This article is written in light of the heart-breaking case of Alfie Dingley, which has recently attracted significant media attention. Alfie is a six-year-old boy with a rare form of epilepsy. His family are seeking permission from the Home Office for him to be able to legally take cannabis in order to alleviate his condition. At the time of writing, this permission has not been granted. The article argues that Alfie’s case demonstrates that the UK government’s policy on drugs is too hard-line; it is not acceptable that Alfie may be denied medicinal cannabis treatment. Moreover, the article goes further and argues that there are compelling reasons to assert that the UK’s stance on drugs should be liberalised across the board, not just in relation to medical treatment.
Alfie Dingley has a rare and severe form of epilepsy. His condition means that he can suffer up to 30 violent seizures a day. He has previously been treated with cannabis oil in the Netherlands and his mother recounts that this reduced the number, duration and severity of his seizures. Understandably, therefore, the mother now seeks permission to use this treatment in the UK. Thus far such permission has been denied, although it should be noted that the Home Office is considering holding a trial to decide on the issue (i.e. whether or not a licence allowing cannabis use should be issued).
The above episode demonstrates that the UK position is out-dated for a number of reasons.
- Firstly the UK’s policy does not correspond with scientific evidence. Currently, cannabis, in its raw form, is not recognised by the Home Office as having any ‘medicinal or legitimate uses beyond potential research’. This position is certainly contestable and contradicts the findings of numerous scientific studies (for example Harvard Medical School notes that cannabis can be used as a pain-killer).
- Secondly, it is not acceptable that those seeking the legal use of cannabis have to endure a lengthy procedure before being granted permission, judicial proceedings being necessary in order for the determination of whether or not a licence should be granted. Take the case of Alfie Dingley. As a result of this inefficient procedure, he will have to be subjected to violent seizures for a far longer amount of time than necessary. In addition, more often than not judicial proceedings are extremely costly, if not for the parties directly concerned, for the public as a whole.
A more general rethink?
Medicinal marijuana aside, there are other criticisms that can be levelled at the UK’s policy on drugs. The current position is outlined by The Misuse of Drugs Act 1971. This Act criminalises the possession of the substances that it lists as being class A, B or C drugs. Again there are a number of reasons why this is unsatisfactory, three of which will be advanced.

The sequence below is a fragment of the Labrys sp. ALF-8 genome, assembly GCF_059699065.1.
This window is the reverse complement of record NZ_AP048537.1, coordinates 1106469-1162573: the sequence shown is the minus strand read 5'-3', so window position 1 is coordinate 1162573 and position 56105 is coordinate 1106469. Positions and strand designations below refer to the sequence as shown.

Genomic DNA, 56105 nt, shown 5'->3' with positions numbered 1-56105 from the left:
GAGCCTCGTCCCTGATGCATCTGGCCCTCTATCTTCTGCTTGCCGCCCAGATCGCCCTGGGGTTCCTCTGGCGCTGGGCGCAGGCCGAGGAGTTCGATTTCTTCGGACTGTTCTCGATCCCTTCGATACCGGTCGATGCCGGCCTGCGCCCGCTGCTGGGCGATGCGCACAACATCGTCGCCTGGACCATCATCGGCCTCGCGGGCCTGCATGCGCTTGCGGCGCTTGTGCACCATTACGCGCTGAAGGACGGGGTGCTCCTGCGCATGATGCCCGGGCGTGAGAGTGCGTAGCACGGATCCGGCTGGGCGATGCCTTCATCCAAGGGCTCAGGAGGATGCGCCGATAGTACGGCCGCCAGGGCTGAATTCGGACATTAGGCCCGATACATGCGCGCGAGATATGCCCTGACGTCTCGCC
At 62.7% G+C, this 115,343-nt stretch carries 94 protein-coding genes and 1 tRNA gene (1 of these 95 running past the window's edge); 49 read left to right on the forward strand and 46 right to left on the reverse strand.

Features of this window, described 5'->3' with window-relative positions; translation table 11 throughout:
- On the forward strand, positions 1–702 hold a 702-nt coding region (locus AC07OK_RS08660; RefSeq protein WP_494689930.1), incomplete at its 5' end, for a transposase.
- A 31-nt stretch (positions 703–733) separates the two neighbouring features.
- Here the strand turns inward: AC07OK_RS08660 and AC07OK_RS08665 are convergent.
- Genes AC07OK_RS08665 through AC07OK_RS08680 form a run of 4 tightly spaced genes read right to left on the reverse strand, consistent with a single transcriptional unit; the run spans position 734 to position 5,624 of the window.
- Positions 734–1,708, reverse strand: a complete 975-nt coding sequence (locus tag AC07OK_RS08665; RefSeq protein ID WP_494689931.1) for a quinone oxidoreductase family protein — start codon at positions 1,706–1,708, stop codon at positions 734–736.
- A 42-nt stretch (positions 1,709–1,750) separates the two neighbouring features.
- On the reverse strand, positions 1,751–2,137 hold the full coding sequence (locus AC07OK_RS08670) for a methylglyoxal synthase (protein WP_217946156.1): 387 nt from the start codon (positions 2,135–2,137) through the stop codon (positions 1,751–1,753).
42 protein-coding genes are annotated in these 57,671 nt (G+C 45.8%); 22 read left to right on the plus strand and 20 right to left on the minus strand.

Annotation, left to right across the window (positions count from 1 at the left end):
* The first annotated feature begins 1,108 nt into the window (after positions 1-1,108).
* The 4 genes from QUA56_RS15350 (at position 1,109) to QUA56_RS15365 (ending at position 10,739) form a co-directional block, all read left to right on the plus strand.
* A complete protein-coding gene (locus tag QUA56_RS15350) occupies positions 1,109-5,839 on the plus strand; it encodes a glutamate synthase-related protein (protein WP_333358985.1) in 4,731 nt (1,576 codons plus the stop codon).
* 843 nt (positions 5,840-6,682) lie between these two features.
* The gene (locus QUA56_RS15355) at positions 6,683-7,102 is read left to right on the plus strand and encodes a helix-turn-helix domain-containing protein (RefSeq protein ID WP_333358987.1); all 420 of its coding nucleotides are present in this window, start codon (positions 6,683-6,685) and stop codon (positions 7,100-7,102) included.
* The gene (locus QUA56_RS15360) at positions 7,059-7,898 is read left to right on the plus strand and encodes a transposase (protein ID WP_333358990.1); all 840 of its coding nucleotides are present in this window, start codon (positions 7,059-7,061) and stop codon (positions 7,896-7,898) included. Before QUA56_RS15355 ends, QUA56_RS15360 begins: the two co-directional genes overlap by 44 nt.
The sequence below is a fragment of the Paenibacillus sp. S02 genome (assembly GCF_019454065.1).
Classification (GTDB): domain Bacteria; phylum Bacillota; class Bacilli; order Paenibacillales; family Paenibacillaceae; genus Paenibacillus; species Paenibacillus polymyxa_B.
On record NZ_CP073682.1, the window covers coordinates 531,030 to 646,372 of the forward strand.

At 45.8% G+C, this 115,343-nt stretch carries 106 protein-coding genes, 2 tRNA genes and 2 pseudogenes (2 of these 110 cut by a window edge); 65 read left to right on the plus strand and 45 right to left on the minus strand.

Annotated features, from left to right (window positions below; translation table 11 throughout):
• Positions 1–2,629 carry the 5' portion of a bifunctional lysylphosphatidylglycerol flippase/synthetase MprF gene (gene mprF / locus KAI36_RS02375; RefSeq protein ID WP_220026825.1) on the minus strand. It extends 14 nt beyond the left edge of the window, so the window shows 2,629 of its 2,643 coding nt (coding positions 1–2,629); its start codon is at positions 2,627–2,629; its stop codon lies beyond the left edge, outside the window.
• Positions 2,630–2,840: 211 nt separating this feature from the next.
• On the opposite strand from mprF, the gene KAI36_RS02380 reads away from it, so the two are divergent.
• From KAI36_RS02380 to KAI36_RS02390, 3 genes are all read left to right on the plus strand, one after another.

- Firstly, the policy is not working: it has not stopped a significant enough amount of people from taking drugs. Indeed last year the NHS reported that ‘Deaths related to drug misuse are at their highest level since comparable records began in 1993’. Recreational drug use is also commonplace. Indeed the student newspaper “the Tab” issued an article last year that listed 13 universities where over 50% of students admitted to taking ecstasy pills. This included over 70% of students at UWE, Northumbria and Aberdeen.
The above could be countered by saying that such findings do not mean that the content of the policy is wrong, but more so that it is not being effectively enforced. This, however, highlights another flaw of drug criminalisation. Those that have a drug problem should not be treated as criminals but as individuals who suffer addiction and have a severe health problem. This is not only more in line with the reality of the situation, but also would facilitate such individuals’ treatment, which should be taking place in an appropriate rehabilitation centre, not in a prison.
- Secondly, the legalisation of drugs, or at least some drugs, makes sense from an economic point of view. The point is best demonstrated by the experience of various US states that have legalised cannabis. Indeed a recent news article reported that the cannabis industry in the USA took in nearly $9 billion in sales in 2017.
Linked to this, it is important to note that not only can drug legalisation be economically beneficial, but also this money can be used in a more responsible way. At the moment the criminalisation of drugs has enriched criminal drug dealers. If the market was made legal and thus properly regulated, it would be the government, and not the criminal gangs, that would benefit from the profits.
- Finally, it is arguably more responsible from a health point of view to legalise drugs. This is because if drugs were legalised they could be brought under regulation and sold under specific rules in a controlled environment. The drugs would therefore be tested and sold in line with the way in which they had been marketed. This is in stark contrast to the way in which drugs are sold now, where they are cut with other substances and thus the buyer is at the mercy of the word of the (criminal) dealer. It is therefore not surprising that, for example, deaths related to the ingesting of “MDMA” have not been as a result of the MDMA per se, but the fact that the substance had been cut with another substance, this substance proving fatal.
Article by Helen Taylor